ALONG THE CARROLL TRUCK TRAIL — It was quiet in the woods here Saturday morning for the Minnesota firearms deer hunting season opener.
Quiet in that forecast gusty winds hadn’t arrived yet. Quiet in not many hunters around. Quiet in not many shots fired. And while an estimated 450,000 people were afield on the deer opener across the state, you couldn't tell it up here.
“I think I heard one shot way off in the distance all morning,’’ said Jim Nadeau.
Nadeau, of White Bear Lake, Minnesota, was hunting in these thick woods north of Duluth where, he and others confirmed, deer numbers have been down for the past decade or so thanks to repeated heavy-snow winters.
“And wolves. The wolves really came in about 10 years ago and it hasn’t been the same,’’ said Joel Budd of Forest Lake, Minnesota, Nadeau’s hunting partner.
Budd had at least seen two sets of does opening morning, but no bucks, which are the only legal quarry in this area due to lower deer numbers. The pair was camping out in the woods in their ice house/camper.
“It’s too nice out not to be camping. It’s great weather to sit around a campfire in your shirt during deer season,’’ Nadeau said. By noon it was already 62 degrees. “We could be back at the cabin (on Island Lake) but this is more fun.”
“We’re still going to be dragging a big one out of here sooner or later,’’ he added, expressing the optimism that most hunters have on opening day.
Just down the trail, Ed Douglass and Shaun Peterson of Minneapolis were walking out of the woods to their SUV at lunch time. They had seen a few does and a buck at a distance, but didn’t get a shot.
On a day when stocking caps and long underwear were left in the cabin, the duo were wearing jeans and light blaze orange jackets.
“We were out scouting in T-shirts’’ on Friday, when temperatures were in the mid-70s, Peterson noted.
“This is definitely the warmest deer opener I’ve ever experienced,’’ Douglass added.
Quiet was the word over at the Polish Palace deer camp on the Three Lakes Road, too.
“I maybe heard two shots far off. We haven’t seen anything yet,’’ said Tim Lustig of Esko.
By mid-afternoon there had been only one buck entered in the big buck contest at the Country Corner store in Brookston and only two at Fisherman’s Corner at Pike Lake.
But some folks did have some luck on the deer opener.
Bailey VanGuilder of Duluth tagged a nice six-point buck north of Island Lake at about 9 a.m. It was the 18-year-old's second deer ever. His grandpa also shot a nice eight-pointer Saturday morning.
“I heard it coming and had to wait a while for it to show up,’’ Bailey said, noting his trusty .30-06 rifle did the trick. “He dropped right where he was shot.”
Rocko Ericksen, 15, of Hermantown, took his first deer, also near Island Lake, at about 7:45 on opening morning.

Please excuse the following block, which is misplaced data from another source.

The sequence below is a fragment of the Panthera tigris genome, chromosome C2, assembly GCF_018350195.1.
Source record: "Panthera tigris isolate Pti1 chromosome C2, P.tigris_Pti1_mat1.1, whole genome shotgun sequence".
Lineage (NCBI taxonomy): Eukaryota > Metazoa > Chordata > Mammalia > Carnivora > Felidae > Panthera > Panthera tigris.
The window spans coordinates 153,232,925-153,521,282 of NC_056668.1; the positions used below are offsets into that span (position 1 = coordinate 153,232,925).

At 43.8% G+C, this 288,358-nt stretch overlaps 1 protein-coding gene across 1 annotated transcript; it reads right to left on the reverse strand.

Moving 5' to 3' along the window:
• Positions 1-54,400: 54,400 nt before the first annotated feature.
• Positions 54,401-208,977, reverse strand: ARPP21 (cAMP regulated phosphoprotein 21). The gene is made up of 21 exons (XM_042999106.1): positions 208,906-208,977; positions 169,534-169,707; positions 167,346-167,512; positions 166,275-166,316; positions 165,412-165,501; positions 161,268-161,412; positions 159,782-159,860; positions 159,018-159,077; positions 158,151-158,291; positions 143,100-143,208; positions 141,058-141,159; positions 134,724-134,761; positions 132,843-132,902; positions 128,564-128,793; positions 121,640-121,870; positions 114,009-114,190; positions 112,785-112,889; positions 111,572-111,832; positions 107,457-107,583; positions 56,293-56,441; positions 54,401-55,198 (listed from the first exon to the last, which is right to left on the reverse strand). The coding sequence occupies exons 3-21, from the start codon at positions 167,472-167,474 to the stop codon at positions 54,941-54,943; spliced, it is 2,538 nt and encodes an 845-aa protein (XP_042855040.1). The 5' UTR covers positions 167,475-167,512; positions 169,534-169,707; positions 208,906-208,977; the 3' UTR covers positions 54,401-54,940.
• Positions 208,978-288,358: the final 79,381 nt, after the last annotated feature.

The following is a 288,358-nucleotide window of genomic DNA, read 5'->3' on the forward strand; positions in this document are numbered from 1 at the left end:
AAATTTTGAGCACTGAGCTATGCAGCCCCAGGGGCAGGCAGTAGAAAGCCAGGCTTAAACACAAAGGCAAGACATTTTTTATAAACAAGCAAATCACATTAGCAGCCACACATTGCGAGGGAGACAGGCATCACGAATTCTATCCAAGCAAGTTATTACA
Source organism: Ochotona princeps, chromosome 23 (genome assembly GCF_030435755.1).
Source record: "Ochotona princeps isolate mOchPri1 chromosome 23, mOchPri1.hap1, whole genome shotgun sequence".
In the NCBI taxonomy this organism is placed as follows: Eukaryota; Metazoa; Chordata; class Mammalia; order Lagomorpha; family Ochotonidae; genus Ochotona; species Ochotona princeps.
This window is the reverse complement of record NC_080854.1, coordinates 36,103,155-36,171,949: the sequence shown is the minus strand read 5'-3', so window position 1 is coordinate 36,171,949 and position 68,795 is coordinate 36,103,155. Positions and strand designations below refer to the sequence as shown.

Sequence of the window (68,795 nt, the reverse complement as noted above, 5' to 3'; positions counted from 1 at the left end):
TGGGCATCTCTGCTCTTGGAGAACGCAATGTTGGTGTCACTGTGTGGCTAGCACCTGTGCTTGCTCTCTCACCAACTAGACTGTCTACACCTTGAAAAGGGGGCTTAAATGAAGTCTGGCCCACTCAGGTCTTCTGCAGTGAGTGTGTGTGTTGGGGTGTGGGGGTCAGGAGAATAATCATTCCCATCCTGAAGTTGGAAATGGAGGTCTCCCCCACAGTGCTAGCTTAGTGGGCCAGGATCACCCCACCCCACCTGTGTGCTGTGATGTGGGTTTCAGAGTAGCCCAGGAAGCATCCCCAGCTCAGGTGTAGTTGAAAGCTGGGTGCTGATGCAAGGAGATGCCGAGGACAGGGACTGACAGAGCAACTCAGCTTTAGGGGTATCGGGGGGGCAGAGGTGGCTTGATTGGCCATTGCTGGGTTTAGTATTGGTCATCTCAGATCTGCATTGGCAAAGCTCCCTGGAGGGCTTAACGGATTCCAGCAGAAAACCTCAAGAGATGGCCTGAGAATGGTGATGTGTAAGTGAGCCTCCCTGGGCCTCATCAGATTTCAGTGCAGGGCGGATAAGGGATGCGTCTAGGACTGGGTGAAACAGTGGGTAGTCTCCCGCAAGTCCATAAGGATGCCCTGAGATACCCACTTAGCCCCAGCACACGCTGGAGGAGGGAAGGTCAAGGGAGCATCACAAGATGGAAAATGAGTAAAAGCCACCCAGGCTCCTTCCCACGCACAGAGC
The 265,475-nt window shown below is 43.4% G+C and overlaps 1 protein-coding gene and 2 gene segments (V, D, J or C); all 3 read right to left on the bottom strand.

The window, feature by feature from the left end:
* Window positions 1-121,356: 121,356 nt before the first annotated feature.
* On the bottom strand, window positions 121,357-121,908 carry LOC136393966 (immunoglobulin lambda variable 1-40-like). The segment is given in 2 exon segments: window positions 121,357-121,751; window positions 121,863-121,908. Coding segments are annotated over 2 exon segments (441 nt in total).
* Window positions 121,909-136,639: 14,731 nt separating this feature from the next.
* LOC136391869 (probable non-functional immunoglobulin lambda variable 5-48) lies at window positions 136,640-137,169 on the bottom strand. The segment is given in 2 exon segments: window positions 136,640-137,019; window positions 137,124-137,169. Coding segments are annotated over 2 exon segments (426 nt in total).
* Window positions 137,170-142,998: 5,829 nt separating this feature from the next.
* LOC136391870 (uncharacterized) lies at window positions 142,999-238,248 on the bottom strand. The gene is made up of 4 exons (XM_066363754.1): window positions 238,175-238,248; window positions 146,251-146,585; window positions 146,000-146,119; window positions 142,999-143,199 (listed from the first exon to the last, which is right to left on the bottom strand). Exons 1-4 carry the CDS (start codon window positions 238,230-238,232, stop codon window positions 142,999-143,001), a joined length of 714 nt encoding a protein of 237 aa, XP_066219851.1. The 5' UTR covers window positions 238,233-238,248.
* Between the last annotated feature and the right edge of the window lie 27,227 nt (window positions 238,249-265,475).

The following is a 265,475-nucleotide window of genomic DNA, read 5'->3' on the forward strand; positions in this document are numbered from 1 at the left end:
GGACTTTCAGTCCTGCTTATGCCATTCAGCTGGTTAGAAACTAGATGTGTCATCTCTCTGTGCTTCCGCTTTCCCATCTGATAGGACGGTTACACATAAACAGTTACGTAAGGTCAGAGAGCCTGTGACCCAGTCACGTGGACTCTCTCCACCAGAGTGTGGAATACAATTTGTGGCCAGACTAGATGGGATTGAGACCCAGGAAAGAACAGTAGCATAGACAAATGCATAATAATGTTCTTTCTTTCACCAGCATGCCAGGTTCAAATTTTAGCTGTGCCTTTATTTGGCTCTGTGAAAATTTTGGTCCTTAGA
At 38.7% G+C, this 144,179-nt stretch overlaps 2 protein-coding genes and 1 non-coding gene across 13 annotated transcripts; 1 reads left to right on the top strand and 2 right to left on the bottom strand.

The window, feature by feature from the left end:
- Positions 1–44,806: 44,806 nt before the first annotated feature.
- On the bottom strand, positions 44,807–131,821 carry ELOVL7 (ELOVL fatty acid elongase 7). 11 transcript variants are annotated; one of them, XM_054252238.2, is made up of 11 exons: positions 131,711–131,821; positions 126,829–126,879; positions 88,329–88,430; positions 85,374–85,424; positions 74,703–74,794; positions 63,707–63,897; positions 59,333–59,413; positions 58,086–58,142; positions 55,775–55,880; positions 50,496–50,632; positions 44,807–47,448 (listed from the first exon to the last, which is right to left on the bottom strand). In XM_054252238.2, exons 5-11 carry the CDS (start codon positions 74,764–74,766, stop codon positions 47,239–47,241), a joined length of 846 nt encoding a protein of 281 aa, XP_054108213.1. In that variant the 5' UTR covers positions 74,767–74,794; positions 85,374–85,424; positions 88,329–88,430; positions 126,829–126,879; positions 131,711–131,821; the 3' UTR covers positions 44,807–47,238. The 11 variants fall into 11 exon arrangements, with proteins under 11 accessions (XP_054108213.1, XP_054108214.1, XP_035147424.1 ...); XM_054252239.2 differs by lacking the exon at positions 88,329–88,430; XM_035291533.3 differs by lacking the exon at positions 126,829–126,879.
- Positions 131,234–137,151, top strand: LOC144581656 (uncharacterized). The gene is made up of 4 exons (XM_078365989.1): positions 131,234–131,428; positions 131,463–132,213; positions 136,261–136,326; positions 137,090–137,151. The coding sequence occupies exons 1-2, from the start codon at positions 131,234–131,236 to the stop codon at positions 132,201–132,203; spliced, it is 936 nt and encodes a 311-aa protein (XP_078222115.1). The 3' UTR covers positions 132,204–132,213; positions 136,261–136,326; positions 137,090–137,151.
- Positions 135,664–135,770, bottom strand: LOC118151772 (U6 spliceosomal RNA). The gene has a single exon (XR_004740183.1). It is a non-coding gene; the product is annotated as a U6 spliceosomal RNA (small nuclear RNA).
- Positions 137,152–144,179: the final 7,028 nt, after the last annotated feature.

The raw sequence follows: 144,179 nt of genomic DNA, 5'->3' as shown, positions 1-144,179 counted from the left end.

”It just came walking in. I shot once and he moved into a clearing so I shot again and it dropped,’’ Ericksen said.
He was keeping the rack to have mounted as a momento.
Ericksen and VanGuilder’s bucks were among a rush already coming into Chalstroms Bait Shop in Rice Lake Saturday to be processed into venison. John Chalstrom was already busy with saws and knives, skinning and butchering deer as hunters tried to beat the heat so their meat didn’t spoil.
“When it’s this warm you have to get it done,’’ said Chalstrom, noting his shop will process some 300 deer before the season is over. “I’m just glad it’s supposed to cool off this week. I don’t want to see the flies come back out.
Get that deer cooled or processed fast!
If you shot your deer Saturday or get one Sunday, make sure to get it cooled or processed as quickly as possible. Cooled means refrigerator temperatures, like lower 40s.
With high temperatures in the mid-60s this weekend, deer can spoil in just a few hours, ruining a lot of great eating venison.
Temperatures should be cold enough by Tuesday to begin hanging deer outside, or in a shed or garage, with highs only in the 30s expected the rest of the week.
ATV restrictions in place during deer season
The Department of Natural Resources reminds hunters and other ATV riders that many ATV trails are officially closed during deer season, which in Northeastern Minnesota is Nov. 7 to 22.
The restrictions, which apply to state forest trails and access routes but not to state forest roads, aim to protect recreational riders from potentially unsafe riding conditions and to minimize conflicts between deer hunters and recreational riders who may inadvertently disturb them. Vehicles affected by the restrictions include all-terrain vehicles, off-highway motorcycles and registered off-road vehicles such as four-wheel drive trucks that are not being used in conjunction with deer hunting by a licensed deer hunter.
It’s also against state law to use an ATV in the woods while deer hunting EXCEPT during these times: Before legal shooting time; from 11 a.m. to 2 p.m.; and after legal shooting hours.
Turn in poachers
Deer season is about as busy as it gets for Minnesota conservation officers. But they aren’t too busy to get a solid tip on illegal activity. See something wrong in the woods? Call the Turn in Poachers Hotline at 800-652-9093, 24 hours a day, or key in #TIP on your cell phone.